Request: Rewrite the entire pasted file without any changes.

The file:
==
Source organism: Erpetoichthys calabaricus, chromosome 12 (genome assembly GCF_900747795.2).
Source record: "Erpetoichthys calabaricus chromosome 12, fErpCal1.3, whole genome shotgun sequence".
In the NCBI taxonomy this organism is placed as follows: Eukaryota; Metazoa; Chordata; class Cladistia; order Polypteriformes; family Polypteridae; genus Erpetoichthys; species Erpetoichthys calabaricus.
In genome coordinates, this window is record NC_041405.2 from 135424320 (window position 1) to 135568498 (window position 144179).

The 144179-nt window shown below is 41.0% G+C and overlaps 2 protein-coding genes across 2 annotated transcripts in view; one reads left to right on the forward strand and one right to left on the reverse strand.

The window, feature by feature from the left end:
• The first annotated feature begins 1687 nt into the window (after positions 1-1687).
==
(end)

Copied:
Source organism: Erpetoichthys calabaricus, chromosome 12 (genome assembly GCF_900747795.2).
Source record: "Erpetoichthys calabaricus chromosome 12, fErpCal1.3, whole genome shotgun sequence".
In the NCBI taxonomy this organism is placed as follows: Eukaryota; Metazoa; Chordata; class Cladistia; order Polypteriformes; family Polypteridae; genus Erpetoichthys; species Erpetoichthys calabaricus.
In genome coordinates, this window is record NC_041405.2 from 135424320 (window position 1) to 135568498 (window position 144179).

The 144179-nt window shown below is 41.0% G+C and overlaps 2 protein-coding genes across 2 annotated transcripts in view; one reads left to right on the forward strand and one right to left on the reverse strand.

The window, feature by feature from the left end:
• The first annotated feature begins 1687 nt into the window (after positions 1-1687).